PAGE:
Under Rule 4(h), a corporate defendant must be served either “by delivering a copy of the summons and of the complaint to an officer, a managing or general agent, or any other agent authorized by appointment or by law to receive service of process, ” Fed.R.Civ.P. 4(h)(1)(B), or by “following state law for serving a summons in an action brought in courts of general jurisdiction in the state where the district court is located or where service is made.” Fed.R.Civ.P. 4(h)(1)(A); Fed.R.Civ.P. 4(e)(1). Colorado law provides that a corporate defendant may be served by delivering a copy of the summons to the corporation’s registered agent or that agent’s secretary or, if no such person can be found in the state, service may be made upon “any person serving as a shareholder, member, partner, or other person having an ownership or similar interest in, or any director, agent, or principal employee of such entity, who can be found in this state.” C.R.C.P. 4(e)(4)(G). The plaintiff has the burden of establishing the validity of the service of process. Fed. Deposit Ins. Corp. v. Oaklawn Apartments, 959 F.2d 170, 174 (10th Cir. 1992).

         Plaintiffs’ affidavit of service indicated that service was effected upon “Rocky Rodriguez as owner.” Docket No. 5 at 2. Defendant argues Rodriguez is not the owner of the corporation and, even if he was, this does not render him capable of accepting service for the company under federal or state procedural rules. Docket No. 15 at 7. Plaintiffs contend that defendant held out Rodriguez as having authority to act for the business because its website listed Rodriguez as the company’s “General Manager.” Docket No. 16-4 at 2. Further, plaintiffs point to Rodriguez’s Facebook profile, where Rodriguez states he is the general manager of the defendant corporation. Docket No. 16-6 at 2. They argue that defendant held out Rodriguez as its general manager and, in doing so, it “clothed [him] in apparent authority to accept service” for defendant, making service proper. Docket No. 16 at 7.

         “Whether apparent authority can suffice to show authorization to accept service under Rule 4 is an unsettled question.” Chatman v. Condell Med. Center, 2002 WL 737051, at *3 (N.D. Ill. Apr. 22, 2002). See Select Creations, Inc. v. Paliafito Am. Inc., 830 F.Supp. 1223, 1238 (E.D. Wis. 1993) (“[I]t is relatively certain that apparent authority is insufficient for the service or acceptance of process.”); see also Annuity Plan of the Intern. Union of Operating Engineers Local No. 649 v. DEM/EX Group, Inc. , 2008 WL 4491951, at *2 (C.D. Ill. Oct. 2, 2008) (“The doctrine of apparent authority, however, has no applicability to the issue of service of process.”); but see Trotter v. Tredick, 2013 WL 6633001, at *4 (D. Mont. Dec. 17, 2013) (considering whether office manager had apparent authority to accept service for company).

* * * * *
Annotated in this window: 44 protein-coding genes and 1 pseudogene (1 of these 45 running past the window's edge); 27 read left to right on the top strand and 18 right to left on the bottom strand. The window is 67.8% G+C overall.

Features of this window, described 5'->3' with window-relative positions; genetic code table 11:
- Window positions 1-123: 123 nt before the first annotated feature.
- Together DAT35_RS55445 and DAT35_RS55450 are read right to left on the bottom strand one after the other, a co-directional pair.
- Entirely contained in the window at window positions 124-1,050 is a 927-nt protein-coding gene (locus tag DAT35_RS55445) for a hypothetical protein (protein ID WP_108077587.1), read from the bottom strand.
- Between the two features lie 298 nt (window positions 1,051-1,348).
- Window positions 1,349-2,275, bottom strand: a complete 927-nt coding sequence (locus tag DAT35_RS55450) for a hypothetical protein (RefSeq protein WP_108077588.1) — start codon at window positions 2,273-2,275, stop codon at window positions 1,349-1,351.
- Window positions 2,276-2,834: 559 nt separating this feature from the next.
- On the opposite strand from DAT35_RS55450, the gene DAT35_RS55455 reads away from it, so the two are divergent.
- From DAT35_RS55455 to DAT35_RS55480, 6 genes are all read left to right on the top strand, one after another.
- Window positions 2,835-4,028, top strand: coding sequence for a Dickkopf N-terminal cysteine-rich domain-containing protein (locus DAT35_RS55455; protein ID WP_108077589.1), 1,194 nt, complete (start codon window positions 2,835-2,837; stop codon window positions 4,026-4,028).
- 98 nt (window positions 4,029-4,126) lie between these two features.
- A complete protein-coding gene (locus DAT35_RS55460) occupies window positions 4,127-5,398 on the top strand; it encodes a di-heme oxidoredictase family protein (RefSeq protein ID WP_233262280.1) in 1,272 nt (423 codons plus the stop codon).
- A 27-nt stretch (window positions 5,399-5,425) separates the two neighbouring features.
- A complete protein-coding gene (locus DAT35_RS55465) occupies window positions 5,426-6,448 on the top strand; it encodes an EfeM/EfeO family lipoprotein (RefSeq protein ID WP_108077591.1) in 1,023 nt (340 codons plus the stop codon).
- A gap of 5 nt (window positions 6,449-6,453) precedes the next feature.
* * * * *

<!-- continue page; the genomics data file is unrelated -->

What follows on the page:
The Tenth Circuit has not determined whether apparent authority applies in the service of process context. Regardless, plaintiffs have not demonstrated Rodriguez had apparent authority to accept service on behalf of defendant. Rodriguez’s Facebook page cannot establish apparent authority, which “must be established by an act of the principal.” Pytlik v. Professional Res. Ltd., 887 F.2d 1371, 1376 (10th Cir. 1989). And plaintiffs have not established why defendant’s website, listing Rodriguez as the general manager, without more, is sufficient to demonstrate apparent authority. A general manager is not one of the individuals enumerated in Rule 4(h) who may accept service, and listing Rodriguez as such does not cloak him in apparent authority to accept service on behalf of defendant.

         Plaintiffs have provided no evidence to demonstrate Rodriguez is a proper recipient of process under Fed. R. Civ P. 4. Inversora Murten, S.A. v. Energoprojekt Holding Co., 2009 WL 179463, at *3 (D. Colo. Jan. 22, 2009) (“The Plaintiff’s failure to show that this person was one of those permitted to receive process under Fed.R.Civ.P. 4(h)(1)(B) prevents the Plaintiff from carrying its burden of proving that its service was proper.”). Therefore, the Court is unable to tell from the record whether defendant was properly served and whether it has personal jurisdiction over defendant. See ...